Posted by: secondchancehumanesociety | June 10, 2009

Children & Pet Loss


Dear Pet Column Readers,

My name is Tigger and I am a handsome 4 year old cat here at the Second Chance Shelter.  As the host of this week’s Pet Column I will be discussing how to help children cope with the loss of a pet.  This is an important topic for any family and so involved that I will not be able to cover the entire topic in one Pet Column.  Thus, this is one in a series of Columns exploring this topic. 

Death and dying are two of the hardest realities of life to explain to children. Very often, the death of a family pet is a child’s first encounter with this immutable law of nature. How this event is handled can have a far-reaching impact on a child’s understanding of death and dying.

A child’s level of understanding of death depends on his or her age. Older children can grasp the finality of death while younger children often view their relationship with a pet as indefinite. They don’t understand that animals run on a different biological clock, or that illness or injury may make euthanasia the best option.

Marty Tously, a bereavement counselor and author of Children and Pet Loss: A Guide for Helping states that, “At all ages, honesty is the best policy. That means using the words death and dying, and explaining the permanence of death. You do it gently but without confusing what dying actually means.”

Tously also states that a child’s ability to understand what death means depends on his/her emotional and cognitive development, she has outlined the generally understood guideline of how children perceive death and dying:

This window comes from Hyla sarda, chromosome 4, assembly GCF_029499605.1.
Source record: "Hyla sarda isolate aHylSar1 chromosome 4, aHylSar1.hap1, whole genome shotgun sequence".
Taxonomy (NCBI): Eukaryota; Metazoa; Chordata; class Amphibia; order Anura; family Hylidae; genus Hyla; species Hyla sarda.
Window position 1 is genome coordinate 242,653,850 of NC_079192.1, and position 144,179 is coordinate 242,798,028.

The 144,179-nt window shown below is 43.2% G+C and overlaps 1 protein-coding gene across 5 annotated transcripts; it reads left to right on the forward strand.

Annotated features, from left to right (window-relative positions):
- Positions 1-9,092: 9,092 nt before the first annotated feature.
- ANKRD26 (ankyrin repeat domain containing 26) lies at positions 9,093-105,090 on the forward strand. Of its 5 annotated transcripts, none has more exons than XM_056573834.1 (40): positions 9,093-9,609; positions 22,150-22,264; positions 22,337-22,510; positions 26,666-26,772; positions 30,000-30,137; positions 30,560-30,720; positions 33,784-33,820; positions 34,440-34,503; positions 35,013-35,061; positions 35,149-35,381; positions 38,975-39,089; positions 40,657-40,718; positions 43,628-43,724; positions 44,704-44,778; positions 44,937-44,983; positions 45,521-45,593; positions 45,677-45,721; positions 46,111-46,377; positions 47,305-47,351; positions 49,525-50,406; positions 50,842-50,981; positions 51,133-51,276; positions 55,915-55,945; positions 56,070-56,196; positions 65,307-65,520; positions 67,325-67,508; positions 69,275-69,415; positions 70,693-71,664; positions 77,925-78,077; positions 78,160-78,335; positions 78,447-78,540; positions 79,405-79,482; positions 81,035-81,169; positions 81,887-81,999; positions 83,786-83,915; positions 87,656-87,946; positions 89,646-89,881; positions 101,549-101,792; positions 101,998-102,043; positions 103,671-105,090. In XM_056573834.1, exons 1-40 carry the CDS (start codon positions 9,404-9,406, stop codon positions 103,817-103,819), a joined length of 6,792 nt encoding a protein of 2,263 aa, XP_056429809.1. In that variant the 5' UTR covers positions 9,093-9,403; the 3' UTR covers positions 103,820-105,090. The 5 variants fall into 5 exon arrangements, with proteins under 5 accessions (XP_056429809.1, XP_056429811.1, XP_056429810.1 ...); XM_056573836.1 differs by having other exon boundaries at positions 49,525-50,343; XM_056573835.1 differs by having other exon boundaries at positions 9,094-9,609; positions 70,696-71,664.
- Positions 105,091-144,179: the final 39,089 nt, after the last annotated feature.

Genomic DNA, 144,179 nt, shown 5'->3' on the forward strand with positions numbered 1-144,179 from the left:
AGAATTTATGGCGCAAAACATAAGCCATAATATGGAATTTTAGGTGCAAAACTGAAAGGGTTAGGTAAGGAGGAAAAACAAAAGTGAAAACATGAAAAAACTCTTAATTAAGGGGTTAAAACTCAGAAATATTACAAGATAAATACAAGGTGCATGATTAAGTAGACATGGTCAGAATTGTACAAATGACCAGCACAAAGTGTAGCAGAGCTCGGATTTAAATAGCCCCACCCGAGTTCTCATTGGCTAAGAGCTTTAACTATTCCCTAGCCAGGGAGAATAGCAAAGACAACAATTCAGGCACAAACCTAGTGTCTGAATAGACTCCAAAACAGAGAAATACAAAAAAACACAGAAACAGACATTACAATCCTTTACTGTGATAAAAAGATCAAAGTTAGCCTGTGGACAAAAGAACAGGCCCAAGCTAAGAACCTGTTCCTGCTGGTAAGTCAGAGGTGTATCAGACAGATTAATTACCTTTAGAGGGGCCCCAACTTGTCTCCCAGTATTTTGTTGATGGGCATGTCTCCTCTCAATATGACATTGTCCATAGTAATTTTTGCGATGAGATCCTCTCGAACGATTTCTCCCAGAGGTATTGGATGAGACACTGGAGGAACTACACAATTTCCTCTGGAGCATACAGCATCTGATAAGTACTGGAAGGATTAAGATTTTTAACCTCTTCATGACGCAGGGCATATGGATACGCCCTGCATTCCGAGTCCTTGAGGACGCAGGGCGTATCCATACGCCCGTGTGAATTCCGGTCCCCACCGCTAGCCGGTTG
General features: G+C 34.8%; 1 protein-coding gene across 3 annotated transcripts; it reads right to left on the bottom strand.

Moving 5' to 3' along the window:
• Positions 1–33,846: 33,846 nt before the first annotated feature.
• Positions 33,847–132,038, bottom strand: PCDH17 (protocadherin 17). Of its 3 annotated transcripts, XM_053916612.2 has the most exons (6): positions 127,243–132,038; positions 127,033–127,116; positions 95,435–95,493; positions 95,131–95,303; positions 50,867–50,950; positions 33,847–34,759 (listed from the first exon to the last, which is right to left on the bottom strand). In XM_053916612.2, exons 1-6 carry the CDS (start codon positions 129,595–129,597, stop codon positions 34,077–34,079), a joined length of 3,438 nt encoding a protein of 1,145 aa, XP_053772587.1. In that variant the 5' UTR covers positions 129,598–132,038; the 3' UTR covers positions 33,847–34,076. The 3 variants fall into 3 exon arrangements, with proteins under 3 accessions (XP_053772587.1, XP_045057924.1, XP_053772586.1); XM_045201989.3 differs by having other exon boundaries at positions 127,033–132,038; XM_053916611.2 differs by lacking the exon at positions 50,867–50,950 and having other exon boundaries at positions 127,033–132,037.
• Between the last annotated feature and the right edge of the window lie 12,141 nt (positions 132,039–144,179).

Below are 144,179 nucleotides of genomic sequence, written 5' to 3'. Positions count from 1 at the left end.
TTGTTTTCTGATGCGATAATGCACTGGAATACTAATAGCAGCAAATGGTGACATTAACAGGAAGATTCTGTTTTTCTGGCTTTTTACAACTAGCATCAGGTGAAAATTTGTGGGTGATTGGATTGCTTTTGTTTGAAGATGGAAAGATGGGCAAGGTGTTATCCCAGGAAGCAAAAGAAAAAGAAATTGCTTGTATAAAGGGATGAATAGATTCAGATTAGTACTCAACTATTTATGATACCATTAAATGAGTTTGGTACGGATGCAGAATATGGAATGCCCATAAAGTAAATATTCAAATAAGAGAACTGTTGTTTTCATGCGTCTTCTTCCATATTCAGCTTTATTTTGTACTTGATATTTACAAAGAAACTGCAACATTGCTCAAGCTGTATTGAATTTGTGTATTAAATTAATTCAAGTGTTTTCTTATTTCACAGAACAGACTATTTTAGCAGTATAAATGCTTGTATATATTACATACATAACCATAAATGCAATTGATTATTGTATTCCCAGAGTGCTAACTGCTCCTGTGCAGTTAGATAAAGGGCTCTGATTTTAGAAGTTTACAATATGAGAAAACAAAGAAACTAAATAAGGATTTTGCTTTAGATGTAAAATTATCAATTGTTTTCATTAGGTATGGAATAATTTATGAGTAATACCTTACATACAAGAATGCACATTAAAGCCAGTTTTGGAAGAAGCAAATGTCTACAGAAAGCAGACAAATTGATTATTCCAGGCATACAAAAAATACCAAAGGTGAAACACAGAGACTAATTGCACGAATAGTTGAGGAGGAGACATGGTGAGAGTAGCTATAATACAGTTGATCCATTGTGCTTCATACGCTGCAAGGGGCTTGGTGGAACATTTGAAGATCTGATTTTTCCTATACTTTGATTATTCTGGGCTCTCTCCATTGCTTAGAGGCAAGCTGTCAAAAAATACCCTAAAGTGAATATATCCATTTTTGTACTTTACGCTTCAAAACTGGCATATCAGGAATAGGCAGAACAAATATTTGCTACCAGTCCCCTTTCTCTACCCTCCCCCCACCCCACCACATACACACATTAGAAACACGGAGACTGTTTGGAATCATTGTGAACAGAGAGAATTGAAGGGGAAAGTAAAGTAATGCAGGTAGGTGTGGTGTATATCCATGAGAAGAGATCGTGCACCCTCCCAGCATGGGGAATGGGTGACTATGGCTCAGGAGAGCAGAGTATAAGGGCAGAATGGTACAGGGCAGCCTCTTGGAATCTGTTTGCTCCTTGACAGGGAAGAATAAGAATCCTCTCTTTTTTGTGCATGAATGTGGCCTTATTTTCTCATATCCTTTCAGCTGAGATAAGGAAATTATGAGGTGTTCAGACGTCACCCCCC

Under 2: A child can feel and respond to a pet’s death, based on the reaction of those around him or her. A child picks up the stress felt by family members, no matter what the cause.

2 to 5: The child will miss the animal as a playmate, but not necessarily as a love object. They will see death as a temporary state – something like the way leaves fall off a tree in fall but grow back in the spring. They may react to the trauma around them through regression, such as thumb sucking or temper tantrums.

5 to 9: Children begin to perceive death as permanent, but they may indulge in “magical thinking,” believing that death can be defied or bargained with. This is also the period when children recognize a correlation between what they think and what happens. Parents need to reassure children that they did not cause the pet’s death nor can they reverse it.

10 and up: Children generally understand that all living things will eventually die, and that death is total. Understanding and accepting are two different things, however. They may cycle through the normal stages of grief that grownups do: denial, bargaining, anger, guilt, depression and acceptance.  Or they may react in other ways such as withdrawing from friends and family or becoming disinterested in their normal activities.

Children may also react by fearing abandonment, reasoning that if a pet can die, then their parents could die as well.  They often become intensely curious about death and what happens to the body. They may ask for details that you may find uncomfortable to explain. These are questions you should answer in a straightforward, gentle and careful manner.

The follow up column on this topic will detail the recommended ways to explain the death of your pet – as certain approaches can have very negative repercussions.

Call the Second Chance Helpline at 626-2273 to report a lost pet, learn about adopting a homeless pet, or about the SCHS Spay/Neuter Financial Assistance, Volunteer & Foster Care, or other Programs.  Visit our shelter pets online:  Direct Pet Column questions to:  kelly@secondchancehumanesociety.orgPhoto by Real Life Photographs.


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